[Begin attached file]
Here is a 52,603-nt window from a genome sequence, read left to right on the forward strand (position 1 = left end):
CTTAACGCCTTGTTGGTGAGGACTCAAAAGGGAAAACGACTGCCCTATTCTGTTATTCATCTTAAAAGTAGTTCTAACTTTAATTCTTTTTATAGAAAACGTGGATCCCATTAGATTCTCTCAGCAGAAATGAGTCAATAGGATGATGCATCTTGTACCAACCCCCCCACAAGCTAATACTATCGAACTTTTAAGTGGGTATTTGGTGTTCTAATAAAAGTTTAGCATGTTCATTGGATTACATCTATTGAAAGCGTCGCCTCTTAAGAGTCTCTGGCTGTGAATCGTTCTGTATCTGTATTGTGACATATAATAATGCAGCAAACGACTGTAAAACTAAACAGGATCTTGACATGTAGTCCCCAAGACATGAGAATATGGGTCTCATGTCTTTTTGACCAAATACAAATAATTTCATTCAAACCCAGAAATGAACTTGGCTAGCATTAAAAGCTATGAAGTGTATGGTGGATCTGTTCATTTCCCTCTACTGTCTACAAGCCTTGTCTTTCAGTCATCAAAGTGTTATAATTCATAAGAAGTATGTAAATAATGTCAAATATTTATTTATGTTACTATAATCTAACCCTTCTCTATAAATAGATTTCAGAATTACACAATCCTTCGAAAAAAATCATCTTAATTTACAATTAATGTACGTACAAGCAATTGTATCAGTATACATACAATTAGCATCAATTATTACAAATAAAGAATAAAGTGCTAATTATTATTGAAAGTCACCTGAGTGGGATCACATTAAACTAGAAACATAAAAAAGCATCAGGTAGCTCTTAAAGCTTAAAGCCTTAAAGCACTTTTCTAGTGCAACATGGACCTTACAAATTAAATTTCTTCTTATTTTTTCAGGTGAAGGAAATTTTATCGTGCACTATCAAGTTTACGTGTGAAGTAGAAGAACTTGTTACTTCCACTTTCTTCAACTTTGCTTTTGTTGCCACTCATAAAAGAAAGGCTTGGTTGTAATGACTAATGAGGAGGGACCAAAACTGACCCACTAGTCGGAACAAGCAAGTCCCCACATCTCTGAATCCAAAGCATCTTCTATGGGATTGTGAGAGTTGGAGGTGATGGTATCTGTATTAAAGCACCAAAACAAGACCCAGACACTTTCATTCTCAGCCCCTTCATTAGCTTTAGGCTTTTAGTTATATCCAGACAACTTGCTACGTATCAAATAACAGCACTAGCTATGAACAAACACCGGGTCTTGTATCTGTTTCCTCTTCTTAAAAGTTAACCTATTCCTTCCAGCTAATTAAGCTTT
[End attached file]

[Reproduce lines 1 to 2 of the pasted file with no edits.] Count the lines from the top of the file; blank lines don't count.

Here is a 52,603-nt window from a genome sequence, read left to right on the forward strand (position 1 = left end):
CTTAACGCCTTGTTGGTGAGGACTCAAAAGGGAAAACGACTGCCCTATTCTGTTATTCATCTTAAAAGTAGTTCTAACTTTAATTCTTTTTATAGAAAACGTGGATCCCATTAGATTCTCTCAGCAGAAATGAGTCAATAGGATGATGCATCTTGTACCAACCCCCCCACAAGCTAATACTATCGAACTTTTAAGTGGGTATTTGGTGTTCTAATAAAAGTTTAGCATGTTCATTGGATTACATCTATTGAAAGCGTCGCCTCTTAAGAGTCTCTGGCTGTGAATCGTTCTGTATCTGTATTGTGACATATAATAATGCAGCAAACGACTGTAAAACTAAACAGGATCTTGACATGTAGTCCCCAAGACATGAGAATATGGGTCTCATGTCTTTTTGACCAAATACAAATAATTTCATTCAAACCCAGAAATGAACTTGGCTAGCATTAAAAGCTATGAAGTGTATGGTGGATCTGTTCATTTCCCTCTACTGTCTACAAGCCTTGTCTTTCAGTCATCAAAGTGTTATAATTCATAAGAAGTATGTAAATAATGTCAAATATTTATTTATGTTACTATAATCTAACCCTTCTCTATAAATAGATTTCAGAATTACACAATCCTTCGAAAAAAATCATCTTAATTTACAATTAATGTACGTACAAGCAATTGTATCAGTATACATACAATTAGCATCAATTATTACAAATAAAGAATAAAGTGCTAATTATTATTGAAAGTCACCTGAGTGGGATCACATTAAACTAGAAACATAAAAAAGCATCAGGTAGCTCTTAAAGCTTAAAGCCTTAAAGCACTTTTCTAGTGCAACATGGACCTTACAAATTAAATTTCTTCTTATTTTTTCAGGTGAAGGAAATTTTATCGTGCACTATCAAGTTTACGTGTGAAGTAGAAGAACTTGTTACTTCCACTTTCTTCAACTTTGCTTTTGTTGCCACTCATAAAAGAAAGGCTTGGTTGTAATGACTAATGAGGAGGGACCAAAACTGACCCACTAGTCGGAACAAGCAAGTCCCCACATCTCTGAATCCAAAGCATCTTCTATGGGATTGTGAGAGTTGGAGGTGATGGTATCTGTATTAAAGCACCAAAACAAGACCCAGACACTTTCATTCTCAGCCCCTTCATTAGCTTTAGGCTTTTAGTTATATCCAGACAACTTGCTACGTATCAAATAACAGCACTAGCTATGAACAAACACCGGGTCTTGTATCTGTTTCCTCTTCTTAAAAGTTAACCTATTCCTTCCAGCTAATTAAGCTTT